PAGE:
The Honorable Miss Moonlight , livre ebook

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When the day of Lord Saito Gonji’s birthday arrives, Gonji celebrates with dread, knowing that in a week, he will be married. Sent away in his youth for samurai training, and then to higher education, Gonji is very connected to his studies. After his intelligence is proven, his professors even tell Gonji that he would do great things for Japan one day. However, since he is the youngest son in his family, Gonji is expected to marry—a social expectation that he cannot get around. Now, on his birthday, he is expected to marry a childhood friend, Ohano in one week, which will greatly interfere with his studies. When his family notice how upset Gonji is over the arranged marriage, they grant him one week of pure freedom, allowing him to do whatever he chooses. Soon into the week, Gonji meets a famous dancer. Known by the stage name of Spider, the dancer was at the height of her career after being trained by the most celebrated geisha in Japan. When Spider and Gonji become intimate during the week, their fleeting encounter soon proves to complicate the plans Gonji’s parents made for him.


Featuring complex and memorable characters as well as detailed descriptions of Japanese customs and landscapes, The Honorable Miss Moonlight depicts a vivid portrait of 20th century Japan. With themes of gender, sexuality, identity, and a close perspective of the honor/shame culture of Japan in the 1900s, The Honorable Miss Moonlight is as enlightening as it is entertaining.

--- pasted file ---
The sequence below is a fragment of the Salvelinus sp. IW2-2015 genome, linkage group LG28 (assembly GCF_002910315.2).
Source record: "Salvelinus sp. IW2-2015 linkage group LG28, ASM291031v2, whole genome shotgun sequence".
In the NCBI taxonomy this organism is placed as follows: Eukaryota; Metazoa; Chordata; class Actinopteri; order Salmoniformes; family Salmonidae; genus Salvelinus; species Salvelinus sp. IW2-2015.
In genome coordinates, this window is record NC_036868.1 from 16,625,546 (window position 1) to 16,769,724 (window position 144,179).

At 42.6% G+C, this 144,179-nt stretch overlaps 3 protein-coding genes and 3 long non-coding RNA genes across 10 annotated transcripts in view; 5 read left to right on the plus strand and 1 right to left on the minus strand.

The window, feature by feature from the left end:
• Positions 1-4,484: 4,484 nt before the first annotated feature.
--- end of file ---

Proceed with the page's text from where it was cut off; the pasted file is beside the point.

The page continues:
First published in 1912, The Honorable Miss Moonlight is one of Onoto Watanna’s most famous works, yet is rarely found in print. This special edition features a stunning cover design and is printed in an easy-to-read font. With these accommodations, this edition caters to contemporary readers by restoring the novel to modern standards while preserving the original intricacy of Onoto Watanna’s work.


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Date de parution

23 février 2021

Nombre de lectures

0

EAN13

9781513276557

Langue

English

Poids de l'ouvrage

3 Mo

The Honorable Miss Moonlight
Onoto Watanna
 
The Honorable Miss Moonlight was first published in 1912.
This edition published by Mint Editions 2021.
ISBN 9781513271552 | E-ISBN 9781513276557
Published by Mint Editions®
minteditionbooks.com
Publishing Director: Jennifer Newens
Design & Production: Rachel Lopez Metzger
Project Manager: Micaela Clark
Typesetting: Westchester Publishing Services
 
CONTENTS I II III IV V VI VII VIII IX X XI XII XIII XIV XV XVI XVII XVIII XIX XX XXI XXII XXIII XXIV XXV XXVI XXVII XXVIII XXIX
 
I
The day had been long and sultry. It was the season of little heat, when an all-encompassing humidity seemed suspended over the land. Sky and earth were of one monotonous color, a dim blue, which faded to shadowy grayness at the fall of the twilight.
With the approach of evening, a soothing breeze crept up from the river. Its faint movement brought a measure of relief, and nature took on a more animated aspect.
Up through the narrow, twisting roads, in and out of the never-ending paths, the lights of countless jinrikishas twinkled, bound for the Houses of Pleasure. Revelers called to each other out of the balmy darkness. Under the quivering light of a lifted lantern, suspended for an instant, faces gleamed out, then disappeared back into the darkness.
To the young Lord Saito Gonji the night seemed to speak with myriad tongues. Like some finely tuned instrument whose slenderest string must vibrate if touched by a breath, so the heart of the youth was stirred by every appeal of the night. He heard nothing of the chatter and laughter of those about him. For the time at least, he had put behind him that sickening, deadening thought that had borne him company now for so long. He was giving himself up entirely to the brief hour of joy, which had been agreeably extended to him in extenuation of the long life of thralldom yet to come.